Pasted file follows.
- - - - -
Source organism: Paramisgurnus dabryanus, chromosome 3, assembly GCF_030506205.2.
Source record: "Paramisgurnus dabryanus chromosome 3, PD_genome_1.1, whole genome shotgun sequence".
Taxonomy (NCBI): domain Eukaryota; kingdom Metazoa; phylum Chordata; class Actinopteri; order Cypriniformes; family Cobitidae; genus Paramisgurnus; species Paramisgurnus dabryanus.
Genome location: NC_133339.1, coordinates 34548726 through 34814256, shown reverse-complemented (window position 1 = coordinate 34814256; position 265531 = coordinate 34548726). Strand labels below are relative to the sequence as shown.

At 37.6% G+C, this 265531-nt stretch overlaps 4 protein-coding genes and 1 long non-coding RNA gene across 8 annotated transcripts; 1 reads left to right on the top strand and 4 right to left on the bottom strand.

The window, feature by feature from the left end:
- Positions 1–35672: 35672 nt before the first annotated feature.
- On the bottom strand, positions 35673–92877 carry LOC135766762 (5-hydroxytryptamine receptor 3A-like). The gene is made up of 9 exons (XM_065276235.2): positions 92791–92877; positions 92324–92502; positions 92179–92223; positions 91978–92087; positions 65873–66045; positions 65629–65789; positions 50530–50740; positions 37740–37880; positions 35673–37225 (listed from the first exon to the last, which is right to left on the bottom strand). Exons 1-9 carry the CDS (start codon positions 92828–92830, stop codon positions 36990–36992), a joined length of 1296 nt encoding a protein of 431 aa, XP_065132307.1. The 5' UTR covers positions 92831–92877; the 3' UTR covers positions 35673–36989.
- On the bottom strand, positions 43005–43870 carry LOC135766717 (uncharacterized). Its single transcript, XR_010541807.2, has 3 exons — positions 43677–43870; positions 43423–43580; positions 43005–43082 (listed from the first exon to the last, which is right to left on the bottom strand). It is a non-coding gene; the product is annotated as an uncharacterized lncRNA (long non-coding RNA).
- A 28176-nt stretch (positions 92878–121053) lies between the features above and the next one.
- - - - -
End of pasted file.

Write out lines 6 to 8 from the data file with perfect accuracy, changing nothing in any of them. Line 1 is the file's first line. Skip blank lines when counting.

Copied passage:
The window, feature by feature from the left end:
- Positions 1–35672: 35672 nt before the first annotated feature.
- On the bottom strand, positions 35673–92877 carry LOC135766762 (5-hydroxytryptamine receptor 3A-like). The gene is made up of 9 exons (XM_065276235.2): positions 92791–92877; positions 92324–92502; positions 92179–92223; positions 91978–92087; positions 65873–66045; positions 65629–65789; positions 50530–50740; positions 37740–37880; positions 35673–37225 (listed from the first exon to the last, which is right to left on the bottom strand). Exons 1-9 carry the CDS (start codon positions 92828–92830, stop codon positions 36990–36992), a joined length of 1296 nt encoding a protein of 431 aa, XP_065132307.1. The 5' UTR covers positions 92831–92877; the 3' UTR covers positions 35673–36989.